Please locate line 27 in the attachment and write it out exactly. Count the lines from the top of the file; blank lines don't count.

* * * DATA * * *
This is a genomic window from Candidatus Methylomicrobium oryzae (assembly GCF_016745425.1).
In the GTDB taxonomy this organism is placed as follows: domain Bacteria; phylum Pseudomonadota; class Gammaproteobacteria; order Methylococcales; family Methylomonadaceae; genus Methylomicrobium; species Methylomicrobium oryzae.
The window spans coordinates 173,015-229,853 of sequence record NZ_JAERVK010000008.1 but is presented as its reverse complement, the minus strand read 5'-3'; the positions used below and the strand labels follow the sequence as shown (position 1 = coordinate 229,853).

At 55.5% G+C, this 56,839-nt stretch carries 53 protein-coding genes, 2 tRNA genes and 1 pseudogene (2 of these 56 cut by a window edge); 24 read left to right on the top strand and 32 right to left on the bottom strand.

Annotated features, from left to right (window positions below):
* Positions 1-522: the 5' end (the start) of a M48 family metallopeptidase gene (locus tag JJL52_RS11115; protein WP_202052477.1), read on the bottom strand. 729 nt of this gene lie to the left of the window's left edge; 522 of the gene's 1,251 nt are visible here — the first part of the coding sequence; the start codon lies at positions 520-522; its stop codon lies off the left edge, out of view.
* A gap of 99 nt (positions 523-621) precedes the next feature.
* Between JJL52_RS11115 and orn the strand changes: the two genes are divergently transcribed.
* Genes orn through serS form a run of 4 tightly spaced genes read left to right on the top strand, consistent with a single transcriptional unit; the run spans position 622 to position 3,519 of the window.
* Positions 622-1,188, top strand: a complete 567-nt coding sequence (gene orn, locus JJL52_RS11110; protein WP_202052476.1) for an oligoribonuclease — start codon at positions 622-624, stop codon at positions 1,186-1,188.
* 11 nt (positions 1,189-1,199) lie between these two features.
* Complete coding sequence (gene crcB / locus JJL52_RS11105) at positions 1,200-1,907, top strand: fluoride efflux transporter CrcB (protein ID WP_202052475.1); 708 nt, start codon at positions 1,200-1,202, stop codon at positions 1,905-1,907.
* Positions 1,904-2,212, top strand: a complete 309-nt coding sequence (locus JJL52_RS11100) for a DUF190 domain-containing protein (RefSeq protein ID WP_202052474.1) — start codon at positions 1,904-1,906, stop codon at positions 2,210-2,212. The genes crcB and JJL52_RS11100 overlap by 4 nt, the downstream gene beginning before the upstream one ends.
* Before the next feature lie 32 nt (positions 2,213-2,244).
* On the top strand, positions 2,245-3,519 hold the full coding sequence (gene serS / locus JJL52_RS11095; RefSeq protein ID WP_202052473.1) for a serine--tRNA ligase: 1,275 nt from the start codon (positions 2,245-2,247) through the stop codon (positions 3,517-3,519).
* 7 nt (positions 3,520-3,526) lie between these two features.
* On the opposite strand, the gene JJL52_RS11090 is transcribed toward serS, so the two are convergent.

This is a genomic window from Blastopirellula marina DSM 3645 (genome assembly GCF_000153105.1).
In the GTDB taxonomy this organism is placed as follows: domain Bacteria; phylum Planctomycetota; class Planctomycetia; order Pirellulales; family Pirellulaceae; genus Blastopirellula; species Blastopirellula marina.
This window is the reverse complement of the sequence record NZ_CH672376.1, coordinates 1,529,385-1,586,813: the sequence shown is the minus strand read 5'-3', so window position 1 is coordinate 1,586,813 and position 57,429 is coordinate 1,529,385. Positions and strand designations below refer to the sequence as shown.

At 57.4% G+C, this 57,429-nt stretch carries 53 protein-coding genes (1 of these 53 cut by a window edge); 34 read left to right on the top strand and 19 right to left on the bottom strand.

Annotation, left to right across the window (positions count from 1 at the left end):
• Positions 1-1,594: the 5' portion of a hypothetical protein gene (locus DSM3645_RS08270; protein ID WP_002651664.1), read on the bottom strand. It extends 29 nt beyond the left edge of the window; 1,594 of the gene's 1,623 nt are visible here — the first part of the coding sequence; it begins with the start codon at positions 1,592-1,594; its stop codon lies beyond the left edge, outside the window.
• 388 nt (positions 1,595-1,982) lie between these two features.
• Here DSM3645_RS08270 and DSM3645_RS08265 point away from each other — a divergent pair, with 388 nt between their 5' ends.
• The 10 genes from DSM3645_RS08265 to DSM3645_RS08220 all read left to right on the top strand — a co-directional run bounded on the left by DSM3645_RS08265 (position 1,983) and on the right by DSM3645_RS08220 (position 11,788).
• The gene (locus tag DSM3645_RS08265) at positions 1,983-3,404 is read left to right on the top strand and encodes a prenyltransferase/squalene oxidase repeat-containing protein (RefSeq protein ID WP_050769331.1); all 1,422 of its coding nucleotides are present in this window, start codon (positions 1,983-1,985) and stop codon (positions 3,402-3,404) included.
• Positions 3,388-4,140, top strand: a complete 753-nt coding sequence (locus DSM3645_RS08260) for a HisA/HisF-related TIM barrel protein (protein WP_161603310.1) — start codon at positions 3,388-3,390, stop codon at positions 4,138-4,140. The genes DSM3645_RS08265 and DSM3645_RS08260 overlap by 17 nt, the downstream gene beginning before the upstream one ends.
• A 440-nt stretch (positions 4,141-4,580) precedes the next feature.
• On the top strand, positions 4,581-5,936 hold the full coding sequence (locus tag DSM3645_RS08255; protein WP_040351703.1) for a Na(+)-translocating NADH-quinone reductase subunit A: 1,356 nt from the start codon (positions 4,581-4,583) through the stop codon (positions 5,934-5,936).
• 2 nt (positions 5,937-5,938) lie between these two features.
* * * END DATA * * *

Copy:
• The gene (locus tag DSM3645_RS08265) at positions 1,983-3,404 is read left to right on the top strand and encodes a prenyltransferase/squalene oxidase repeat-containing protein (RefSeq protein ID WP_050769331.1); all 1,422 of its coding nucleotides are present in this window, start codon (positions 1,983-1,985) and stop codon (positions 3,402-3,404) included.